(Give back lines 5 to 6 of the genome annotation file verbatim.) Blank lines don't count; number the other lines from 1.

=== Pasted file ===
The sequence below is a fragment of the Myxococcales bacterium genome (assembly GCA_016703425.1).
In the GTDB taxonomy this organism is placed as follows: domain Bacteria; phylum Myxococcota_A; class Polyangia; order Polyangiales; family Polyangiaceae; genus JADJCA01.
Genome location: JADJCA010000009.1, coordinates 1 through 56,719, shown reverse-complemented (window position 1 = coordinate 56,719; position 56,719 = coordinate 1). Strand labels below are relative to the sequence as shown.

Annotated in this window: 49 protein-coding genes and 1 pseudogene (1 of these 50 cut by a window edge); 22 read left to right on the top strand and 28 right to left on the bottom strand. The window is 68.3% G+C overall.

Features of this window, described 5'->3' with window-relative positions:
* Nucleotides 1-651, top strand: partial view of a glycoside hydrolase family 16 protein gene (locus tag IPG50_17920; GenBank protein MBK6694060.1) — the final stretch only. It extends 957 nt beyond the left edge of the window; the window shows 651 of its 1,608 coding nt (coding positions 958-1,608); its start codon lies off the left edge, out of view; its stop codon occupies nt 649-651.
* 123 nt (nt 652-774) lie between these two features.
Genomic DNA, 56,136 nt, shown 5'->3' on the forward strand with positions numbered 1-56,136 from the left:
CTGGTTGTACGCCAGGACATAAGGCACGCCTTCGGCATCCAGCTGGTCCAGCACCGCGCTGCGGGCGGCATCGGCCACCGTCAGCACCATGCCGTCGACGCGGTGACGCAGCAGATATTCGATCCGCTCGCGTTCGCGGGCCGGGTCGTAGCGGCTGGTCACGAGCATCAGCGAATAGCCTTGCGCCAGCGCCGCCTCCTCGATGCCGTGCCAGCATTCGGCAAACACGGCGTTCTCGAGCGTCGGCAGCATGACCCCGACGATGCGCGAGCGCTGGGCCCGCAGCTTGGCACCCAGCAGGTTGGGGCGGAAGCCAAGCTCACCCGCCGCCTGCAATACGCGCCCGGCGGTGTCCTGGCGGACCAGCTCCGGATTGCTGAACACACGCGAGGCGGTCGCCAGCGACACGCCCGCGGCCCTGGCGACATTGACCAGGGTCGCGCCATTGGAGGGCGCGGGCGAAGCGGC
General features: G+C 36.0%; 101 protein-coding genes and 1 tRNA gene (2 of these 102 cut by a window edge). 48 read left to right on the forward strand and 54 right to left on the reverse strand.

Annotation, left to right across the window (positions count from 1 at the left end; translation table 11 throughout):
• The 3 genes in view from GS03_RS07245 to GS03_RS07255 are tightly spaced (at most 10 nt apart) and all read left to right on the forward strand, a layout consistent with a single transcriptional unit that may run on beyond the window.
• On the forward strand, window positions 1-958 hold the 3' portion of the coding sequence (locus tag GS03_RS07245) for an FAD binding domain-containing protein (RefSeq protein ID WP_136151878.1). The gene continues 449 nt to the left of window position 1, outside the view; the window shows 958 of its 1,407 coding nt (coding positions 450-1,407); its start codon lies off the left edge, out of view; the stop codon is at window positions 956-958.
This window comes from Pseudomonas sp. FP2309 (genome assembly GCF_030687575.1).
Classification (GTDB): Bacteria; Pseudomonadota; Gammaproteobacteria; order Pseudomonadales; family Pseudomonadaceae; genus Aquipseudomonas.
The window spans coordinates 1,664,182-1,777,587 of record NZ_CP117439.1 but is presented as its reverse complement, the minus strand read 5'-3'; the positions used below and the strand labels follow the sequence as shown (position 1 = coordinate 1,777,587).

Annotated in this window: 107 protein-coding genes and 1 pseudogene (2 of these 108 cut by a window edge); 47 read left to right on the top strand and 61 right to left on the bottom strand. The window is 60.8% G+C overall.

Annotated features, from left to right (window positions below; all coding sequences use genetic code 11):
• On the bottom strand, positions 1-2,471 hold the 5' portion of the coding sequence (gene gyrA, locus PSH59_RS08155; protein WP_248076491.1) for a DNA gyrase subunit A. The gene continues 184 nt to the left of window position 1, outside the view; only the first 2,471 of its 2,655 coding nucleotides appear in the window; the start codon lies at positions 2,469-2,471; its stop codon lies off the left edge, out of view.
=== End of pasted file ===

Features of this window, described 5'->3' with window-relative positions:
* Nucleotides 1-651, top strand: partial view of a glycoside hydrolase family 16 protein gene (locus tag IPG50_17920; GenBank protein MBK6694060.1) — the final stretch only. It extends 957 nt beyond the left edge of the window; the window shows 651 of its 1,608 coding nt (coding positions 958-1,608); its start codon lies off the left edge, out of view; its stop codon occupies nt 649-651.